I was quoted using unusually provocative language (for the conservative banking industry) in the New York Times on Saturday , in which I referred to First American Bank’s public calling out of Bank of America as “hot bank on bank action”. Reporter Ron Lieber used the words “punk rock fashion” to precede my quote, as he went on to describe the jarring public dispute on Read the rest of this entry »
We all expect that residents of one locale–from Utah to Illinois or Alabama–will be different, on average from that of another. So why do customers of one bank–such as #BankofAmerica, #CitiBank, PNC, or Wells Fargo–also have equally strong degrees of uniqueness? Technology increasingly has a lot to do with why one banks’ customers differ from another, and we need to ensure we remain focused on the customers of the future rather than just catering to current demands.
PNC has embraced fascinating new technologies, from mobile to online and PFM, and as a result they have more (Gen Y.1 18024 YO) young adults than any other large bank today. In fact, I was once conducting industry research at an Occupy movement site Read the rest of this entry »
Competitive customer-experience research is vital when making changes to the customer’s channel experience
Competitive customer-experience research is vital when making changes to the customer’s channel experience, because results can bring either a financial windfall or disaster. Financial institutions and their vendors must survey customers, using survey-based research in order to understand how the release of new mobile or online features is changing customer usage patterns across not only all other channels, but with their customers activities at competitors as well.
Actual example: a couple of years ago we used a Javelin n=5,000 survey to assess how consumers of each of the nation’s top banks interact with their primary financial institution (PFI). Specifically, with many new electronic alerts offerings rolling out at that time we wanted to understand how consumers reacted across all channels of their PFI, and how this compared across all top US banks. Banks’ own data certainly would not yield such findings. We learned that BofA and Citibank customers responded to electronic alerts in positive ways, such as logging into accounts electronically. Meanwhile, customers of RBS Citizens were responding in disastrous ways, such as reducing the use of cards, calling customer service or going into branches!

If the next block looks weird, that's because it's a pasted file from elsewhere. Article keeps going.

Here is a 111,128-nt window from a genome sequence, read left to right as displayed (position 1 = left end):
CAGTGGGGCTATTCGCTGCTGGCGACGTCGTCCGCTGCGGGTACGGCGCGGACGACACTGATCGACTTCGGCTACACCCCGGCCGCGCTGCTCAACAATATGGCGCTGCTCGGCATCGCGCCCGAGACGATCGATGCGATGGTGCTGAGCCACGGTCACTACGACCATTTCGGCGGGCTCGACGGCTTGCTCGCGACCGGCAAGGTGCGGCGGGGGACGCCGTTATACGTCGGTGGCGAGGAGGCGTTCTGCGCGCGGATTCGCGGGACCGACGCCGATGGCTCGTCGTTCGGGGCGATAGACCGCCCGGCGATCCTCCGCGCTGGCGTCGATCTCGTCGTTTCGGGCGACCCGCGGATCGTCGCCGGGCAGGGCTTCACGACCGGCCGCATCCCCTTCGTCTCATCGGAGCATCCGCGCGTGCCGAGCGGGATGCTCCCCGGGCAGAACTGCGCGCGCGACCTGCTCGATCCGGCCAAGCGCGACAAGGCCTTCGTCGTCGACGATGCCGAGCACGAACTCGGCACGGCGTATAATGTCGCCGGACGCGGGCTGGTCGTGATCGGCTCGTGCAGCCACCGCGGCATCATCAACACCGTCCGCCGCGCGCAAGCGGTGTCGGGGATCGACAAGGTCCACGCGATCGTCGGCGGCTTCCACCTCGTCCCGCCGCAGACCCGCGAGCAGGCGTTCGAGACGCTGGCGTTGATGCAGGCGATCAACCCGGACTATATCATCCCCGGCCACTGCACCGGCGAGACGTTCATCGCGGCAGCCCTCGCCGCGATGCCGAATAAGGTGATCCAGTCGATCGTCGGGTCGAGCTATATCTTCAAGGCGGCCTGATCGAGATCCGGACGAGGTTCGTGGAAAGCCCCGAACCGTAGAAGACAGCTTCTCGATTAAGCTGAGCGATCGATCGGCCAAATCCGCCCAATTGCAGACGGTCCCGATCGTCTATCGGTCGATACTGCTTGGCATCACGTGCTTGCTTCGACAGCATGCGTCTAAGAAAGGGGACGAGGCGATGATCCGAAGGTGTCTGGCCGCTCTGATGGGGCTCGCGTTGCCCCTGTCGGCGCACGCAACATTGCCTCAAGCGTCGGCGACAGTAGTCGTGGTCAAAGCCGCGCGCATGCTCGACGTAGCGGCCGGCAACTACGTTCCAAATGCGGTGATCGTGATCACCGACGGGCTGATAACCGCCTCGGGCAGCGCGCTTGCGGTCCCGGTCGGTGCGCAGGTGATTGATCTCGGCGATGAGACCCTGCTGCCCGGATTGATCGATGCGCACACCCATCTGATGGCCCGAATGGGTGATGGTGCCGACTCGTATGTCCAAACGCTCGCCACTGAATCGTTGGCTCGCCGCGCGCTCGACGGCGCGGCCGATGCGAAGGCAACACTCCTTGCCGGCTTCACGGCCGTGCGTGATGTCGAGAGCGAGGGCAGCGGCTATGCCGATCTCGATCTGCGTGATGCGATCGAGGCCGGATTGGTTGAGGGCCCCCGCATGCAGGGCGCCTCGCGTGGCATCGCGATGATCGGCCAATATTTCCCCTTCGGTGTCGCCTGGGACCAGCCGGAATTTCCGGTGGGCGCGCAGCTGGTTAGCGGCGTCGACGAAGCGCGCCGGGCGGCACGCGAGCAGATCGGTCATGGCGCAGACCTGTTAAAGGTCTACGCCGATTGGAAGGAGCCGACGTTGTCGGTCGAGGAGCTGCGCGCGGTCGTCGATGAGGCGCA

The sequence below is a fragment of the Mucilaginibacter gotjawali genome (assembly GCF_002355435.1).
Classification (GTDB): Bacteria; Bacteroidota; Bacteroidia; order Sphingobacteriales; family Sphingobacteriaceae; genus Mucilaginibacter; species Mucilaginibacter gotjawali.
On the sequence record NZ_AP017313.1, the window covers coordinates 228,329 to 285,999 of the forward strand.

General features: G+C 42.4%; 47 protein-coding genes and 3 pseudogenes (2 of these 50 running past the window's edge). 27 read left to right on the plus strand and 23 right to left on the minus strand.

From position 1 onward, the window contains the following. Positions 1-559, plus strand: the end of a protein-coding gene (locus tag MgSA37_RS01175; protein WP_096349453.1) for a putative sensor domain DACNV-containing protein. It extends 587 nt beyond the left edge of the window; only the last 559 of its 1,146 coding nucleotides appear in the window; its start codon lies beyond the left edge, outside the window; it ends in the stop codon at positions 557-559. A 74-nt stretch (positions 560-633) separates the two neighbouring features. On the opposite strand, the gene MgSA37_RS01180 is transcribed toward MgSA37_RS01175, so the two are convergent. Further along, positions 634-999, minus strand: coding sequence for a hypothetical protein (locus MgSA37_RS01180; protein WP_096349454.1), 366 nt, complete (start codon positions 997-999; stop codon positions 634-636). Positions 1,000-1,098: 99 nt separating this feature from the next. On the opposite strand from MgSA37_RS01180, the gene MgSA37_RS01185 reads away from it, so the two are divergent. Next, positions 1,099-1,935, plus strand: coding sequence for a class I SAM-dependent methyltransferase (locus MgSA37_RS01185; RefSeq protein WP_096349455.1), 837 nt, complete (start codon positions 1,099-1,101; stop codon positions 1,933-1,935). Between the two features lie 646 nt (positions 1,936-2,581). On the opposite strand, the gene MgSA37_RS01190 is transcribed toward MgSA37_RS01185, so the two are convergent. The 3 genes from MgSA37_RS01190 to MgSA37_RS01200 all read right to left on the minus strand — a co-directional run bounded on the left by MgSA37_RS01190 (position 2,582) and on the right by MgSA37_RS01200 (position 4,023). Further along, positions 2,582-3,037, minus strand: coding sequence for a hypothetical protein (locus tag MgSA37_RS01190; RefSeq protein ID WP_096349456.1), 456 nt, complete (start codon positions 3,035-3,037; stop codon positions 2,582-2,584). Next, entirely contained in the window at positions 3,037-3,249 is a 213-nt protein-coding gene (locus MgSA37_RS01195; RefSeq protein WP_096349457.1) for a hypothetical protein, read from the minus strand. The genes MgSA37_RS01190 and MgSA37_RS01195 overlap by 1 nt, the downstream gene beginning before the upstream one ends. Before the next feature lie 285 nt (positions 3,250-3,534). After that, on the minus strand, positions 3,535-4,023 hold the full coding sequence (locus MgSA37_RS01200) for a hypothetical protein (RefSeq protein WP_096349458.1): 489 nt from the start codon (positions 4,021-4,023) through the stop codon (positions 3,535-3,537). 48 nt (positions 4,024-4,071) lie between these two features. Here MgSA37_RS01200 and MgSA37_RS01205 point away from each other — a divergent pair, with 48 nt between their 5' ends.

You can only improve on what you’re aware of, and multi/omnichannel and competitive research can be a cost effective way to drive positive change.
BTW, I rarely blog these days as I’ve found Twitter to be more my speed. Follow me on Twitter as #jimvandyke
There were two major surprises in our Bank Transfer Day research, which was created from both large-scale national polling and walking around actual Occupy sites to interview people.
The primary finding was that, despite stated intentions, not many people actually transferred their money to a credit union from a large bank (feel free to check our historical press releases or my blog archival for more on this)
The second finding, perhaps hidden in the shadow of the primary one, is that more people did transfer their money out of a large bank! (WHAT??!!) Read the rest of this entry »
As posted on Finextra just now, as a comment to the blog “European Central Bank warns of virtual currency risks”
At Javelin we’ve published two research reports on virtual currencies, and the surprisingly sparse attention they received shows that the payments and banking industry is failing to look far enough ahead. Our conclusion from research of consumers combined with review of the industry triad of gaming, banking and payments found that virtual currency is surprisingly advanced for something that has escaped the spotlight. Because some virtual currencies can be converted to traditional currency right now, this represents an unregulated area with potential significant mainstream impact. Kudos to The European Central Bank for focusing on it, and here’s hoping others follow their lead.
The article “Banks Pushed to Clear Fog of Cyberwar” on page one of Wall Street Journal’s Money & Investing Section includes these conclusions:
- $10 Billion is the total of all “losses for identity theft committed through mobile devices”
- $263 Million is the total of all “losses from online fraud that targets corporate accounts”
We’re struggling with the $10B figure (the data was attributed in a non-specific way to Verizon, Pindrop Security, and Aite) Read the rest of this entry »